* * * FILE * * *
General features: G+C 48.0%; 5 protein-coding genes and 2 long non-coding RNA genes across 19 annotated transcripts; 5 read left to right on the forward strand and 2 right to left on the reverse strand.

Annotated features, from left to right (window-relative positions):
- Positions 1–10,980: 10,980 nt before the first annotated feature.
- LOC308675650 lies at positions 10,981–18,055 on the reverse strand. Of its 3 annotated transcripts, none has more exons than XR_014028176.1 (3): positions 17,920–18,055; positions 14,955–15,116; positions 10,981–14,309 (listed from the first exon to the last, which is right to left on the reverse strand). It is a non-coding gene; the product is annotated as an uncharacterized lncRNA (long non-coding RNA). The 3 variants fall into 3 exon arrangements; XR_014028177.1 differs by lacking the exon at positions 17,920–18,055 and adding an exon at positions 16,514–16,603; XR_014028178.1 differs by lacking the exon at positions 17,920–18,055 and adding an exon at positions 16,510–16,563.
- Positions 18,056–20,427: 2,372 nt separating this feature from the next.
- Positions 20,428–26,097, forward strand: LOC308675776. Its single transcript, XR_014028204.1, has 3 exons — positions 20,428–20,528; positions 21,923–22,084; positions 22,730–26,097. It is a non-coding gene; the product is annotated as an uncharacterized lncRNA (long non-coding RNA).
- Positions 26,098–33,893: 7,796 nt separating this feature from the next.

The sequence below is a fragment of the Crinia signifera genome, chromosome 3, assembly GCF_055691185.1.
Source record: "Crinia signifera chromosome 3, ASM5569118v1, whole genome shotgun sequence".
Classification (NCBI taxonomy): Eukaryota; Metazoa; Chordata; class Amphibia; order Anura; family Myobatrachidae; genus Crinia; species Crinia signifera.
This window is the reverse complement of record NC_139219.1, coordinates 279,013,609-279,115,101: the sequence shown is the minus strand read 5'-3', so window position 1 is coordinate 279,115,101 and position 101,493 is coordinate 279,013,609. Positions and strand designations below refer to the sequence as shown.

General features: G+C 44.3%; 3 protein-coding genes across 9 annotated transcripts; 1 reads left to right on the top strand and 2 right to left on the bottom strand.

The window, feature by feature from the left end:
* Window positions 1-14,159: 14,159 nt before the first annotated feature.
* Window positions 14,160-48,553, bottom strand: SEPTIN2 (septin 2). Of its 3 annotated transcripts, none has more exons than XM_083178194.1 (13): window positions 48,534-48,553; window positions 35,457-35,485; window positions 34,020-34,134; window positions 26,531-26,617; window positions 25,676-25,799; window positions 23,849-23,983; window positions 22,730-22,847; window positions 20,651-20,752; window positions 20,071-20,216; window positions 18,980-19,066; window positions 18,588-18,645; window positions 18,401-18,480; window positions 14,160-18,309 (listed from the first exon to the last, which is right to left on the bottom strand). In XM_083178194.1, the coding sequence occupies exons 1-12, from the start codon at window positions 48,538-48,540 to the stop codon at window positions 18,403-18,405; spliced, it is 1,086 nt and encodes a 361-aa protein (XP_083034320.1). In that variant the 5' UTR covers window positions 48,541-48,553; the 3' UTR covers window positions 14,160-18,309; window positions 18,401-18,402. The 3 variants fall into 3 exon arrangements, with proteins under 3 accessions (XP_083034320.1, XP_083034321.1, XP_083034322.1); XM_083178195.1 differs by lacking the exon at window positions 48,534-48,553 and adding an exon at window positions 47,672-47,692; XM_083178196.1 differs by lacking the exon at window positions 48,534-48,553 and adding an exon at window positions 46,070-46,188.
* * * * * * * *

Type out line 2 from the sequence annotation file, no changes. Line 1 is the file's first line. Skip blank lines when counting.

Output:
Annotated features, from left to right (window-relative positions):